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Village Council Regular Meeting

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Village goals discussed

At its regular meeting on March 1, Village Council continued to discuss the annual goals for the Village. Formerly “Village Council” goals, Council President Brian Housh said they are now calling them “Village goals” as they apply to the municipality as a whole.

“The focus was on making sure there is alignment across the local government,” he said.

The draft goals include the following: provide affordable community, support residential development, repair and maintain infrastructure, achieve a balanced budget, promote sustainable growth, ensure social justice, facilitate active transportation, deepen environmental resiliency and maintain village vitality.

Council Vice President MacQueen put forth additional proposals for a climate action/sustainable plan for the village and municipal land management. She also said the Village should make decisions about how to utilize sections of the Glass Farm and remaining land on Cemetery Street, potentially for affordable housing.

Council Member Laura  Curliss emphasized the need for a new master Village parks plan. She and Village Manager Josué Salmerón went back and forth about whether or not the Glass Farm is suitable for development or if it contains wetlands. Council Member Kevin Stokes asked whether previous studies have looked at the Glass Farm as a development opportunity or a natural resource.

Council will continue the discussion at a future meeting.

YSDC reviewed

Yellow Springs Development Corporation voting members and Council members Lisa Kreeger and MacQueen shared an update with Council on the group’s activities in its first year of operation. The quasi-governmental organization has representation from the Village, township and schools, along with other local organizations.

Kreeger called the group a “truly collaborative economic development entity” that played a key role in supporting businesses and community members during the pandemic. Other activities involved selling the old Miami Township Fire Station to Dave Chappelle’s company for a comedy club and working with the local schools and Antioch College on finding a space on the college campus for a K–12 facility, she noted.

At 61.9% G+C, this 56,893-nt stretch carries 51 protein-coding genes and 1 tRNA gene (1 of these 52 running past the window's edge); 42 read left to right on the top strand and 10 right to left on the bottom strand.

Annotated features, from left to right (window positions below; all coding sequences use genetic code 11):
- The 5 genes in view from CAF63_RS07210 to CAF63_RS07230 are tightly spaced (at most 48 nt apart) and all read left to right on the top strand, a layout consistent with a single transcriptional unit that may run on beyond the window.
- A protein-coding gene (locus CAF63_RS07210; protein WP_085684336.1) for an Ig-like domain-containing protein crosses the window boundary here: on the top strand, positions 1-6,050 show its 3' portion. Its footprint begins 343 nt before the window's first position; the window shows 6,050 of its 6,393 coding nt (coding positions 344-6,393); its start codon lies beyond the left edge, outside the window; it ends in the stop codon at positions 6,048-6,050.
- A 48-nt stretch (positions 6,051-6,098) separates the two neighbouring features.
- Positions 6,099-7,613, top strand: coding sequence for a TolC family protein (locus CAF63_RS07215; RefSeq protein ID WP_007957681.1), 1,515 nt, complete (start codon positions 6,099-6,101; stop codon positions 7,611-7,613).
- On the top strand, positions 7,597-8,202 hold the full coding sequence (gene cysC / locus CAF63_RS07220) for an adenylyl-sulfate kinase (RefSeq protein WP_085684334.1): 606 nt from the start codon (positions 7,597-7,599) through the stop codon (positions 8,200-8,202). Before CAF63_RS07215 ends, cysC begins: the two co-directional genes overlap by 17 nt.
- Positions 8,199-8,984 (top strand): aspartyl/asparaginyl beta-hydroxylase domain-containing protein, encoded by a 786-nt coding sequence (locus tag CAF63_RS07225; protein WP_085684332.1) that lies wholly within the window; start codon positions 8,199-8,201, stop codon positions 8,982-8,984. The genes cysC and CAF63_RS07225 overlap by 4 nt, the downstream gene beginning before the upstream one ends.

MacQueen suggested that the YSDC look at ways to promote a diverse economy made up of many small companies and to support entrepreneurship in the village.

In response to a question from MacQueen about what Council would like to see the group focus on, Council member Kevin Stokes said he appreciated the effort toward an “Education Corridor” on Antioch’s campus involving the local school district. He also wished that the criteria used to select a buyer for the fire station were shared more widely with the community, and wanted to see what was needed for a more “business-friendly environment” in town.

Later in the week, YS Schools Superintendent Terri Holden said that the district was no longer considering the Antioch campus as a site for a new school facility.

Council member Laura Curliss said the village needs more professional office space and moderate-income apartments and condominiums. Council President Brian Housh suggested the group add a formal “citizens concerns” section on its agenda to get more public involvement.

Legislation passed

• Council passed the second reading of an ordinance to purchase three acres of land from Yellow Springs Schools’ East Enon Road property for a bike path to the Agraria Center for Regenerative Agriculture. The land is located on the southern edge of the property and will cost $60,000. Community Solutions, which runs Agraria, will pay half of the purchase price back over 15 years. Council member Laura Curliss recused herself from the discussion and vote.

• Council unanimously passed a resolution designating Council clerk Judy Kintner as their designee to receive public records training from the state on their behalf. Village officials acknowledged that completing the training is important in order to receive a “clean audit.”

Other items

• Village Manager Josué Salmerón shared a draft police engagement survey with Council. The surveys will be aimed at garnering feedback from those who have had an interaction with local police and can be completed online using a QR code. Salmerón said if the effort is successful, surveys will be expanded to include other government services. The initiative came out of the Justice System Collaborative Committee.

• Village investment accounts made $74,329 between January 2020 and March 2021, Village Treasurer Judy Kintner reported. The amount is less than in recent years due to the pandemic’s impacts on the economy, Kintner noted. The Village has just over $10 million invested.

• Council continued to discuss whether to make Juneteenth, held annually on June 19, an official paid holiday for municipal employees, but came to no decision. Previously, Council declared it a holiday here. Village staff currently have 10 paid holidays.

• Council members shared additional concerns regarding a proposed utility-scale solar project outside of Yellow Springs. Village Solicitor Breanne Parcels shared figures showing public entities that have officially “intervened” in the process spent between $20,000 and $58,000 on outside legal counsel. MacQueen said she thought the Village should support Miami Township through the process but not officially intervene.

Council’s next regular meeting is Monday, March 15, at 7 p.m., via Zoom:


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